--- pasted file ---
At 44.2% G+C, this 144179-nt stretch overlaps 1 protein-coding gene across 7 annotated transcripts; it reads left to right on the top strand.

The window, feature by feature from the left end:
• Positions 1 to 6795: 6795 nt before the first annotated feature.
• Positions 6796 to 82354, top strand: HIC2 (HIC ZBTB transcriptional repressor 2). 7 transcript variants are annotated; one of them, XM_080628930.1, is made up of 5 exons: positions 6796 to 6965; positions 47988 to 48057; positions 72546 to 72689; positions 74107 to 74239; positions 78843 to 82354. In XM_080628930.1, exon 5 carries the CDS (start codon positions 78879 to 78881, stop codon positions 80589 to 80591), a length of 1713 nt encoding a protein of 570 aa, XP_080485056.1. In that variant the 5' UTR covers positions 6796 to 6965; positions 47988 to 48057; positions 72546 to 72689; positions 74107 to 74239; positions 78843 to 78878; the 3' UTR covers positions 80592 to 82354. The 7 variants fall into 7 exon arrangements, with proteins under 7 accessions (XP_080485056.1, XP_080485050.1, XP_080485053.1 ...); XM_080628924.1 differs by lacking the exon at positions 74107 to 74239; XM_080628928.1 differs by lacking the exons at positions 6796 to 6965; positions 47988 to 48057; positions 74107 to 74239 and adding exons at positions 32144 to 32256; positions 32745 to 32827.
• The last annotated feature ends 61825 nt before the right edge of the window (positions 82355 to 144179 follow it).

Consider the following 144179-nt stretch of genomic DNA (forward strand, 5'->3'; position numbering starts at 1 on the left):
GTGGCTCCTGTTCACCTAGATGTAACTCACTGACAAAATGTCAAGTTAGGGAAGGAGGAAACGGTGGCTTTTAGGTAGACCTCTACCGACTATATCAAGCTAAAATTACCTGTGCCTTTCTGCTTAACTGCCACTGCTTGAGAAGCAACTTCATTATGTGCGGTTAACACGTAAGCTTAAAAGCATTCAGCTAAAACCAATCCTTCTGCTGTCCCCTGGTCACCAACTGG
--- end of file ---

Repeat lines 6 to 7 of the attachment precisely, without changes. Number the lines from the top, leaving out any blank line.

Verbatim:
Consider the following 144179-nt stretch of genomic DNA (forward strand, 5'->3'; position numbering starts at 1 on the left):
GTGGCTCCTGTTCACCTAGATGTAACTCACTGACAAAATGTCAAGTTAGGGAAGGAGGAAACGGTGGCTTTTAGGTAGACCTCTACCGACTATATCAAGCTAAAATTACCTGTGCCTTTCTGCTTAACTGCCACTGCTTGAGAAGCAACTTCATTATGTGCGGTTAACACGTAAGCTTAAAAGCATTCAGCTAAAACCAATCCTTCTGCTGTCCCCTGGTCACCAACTGG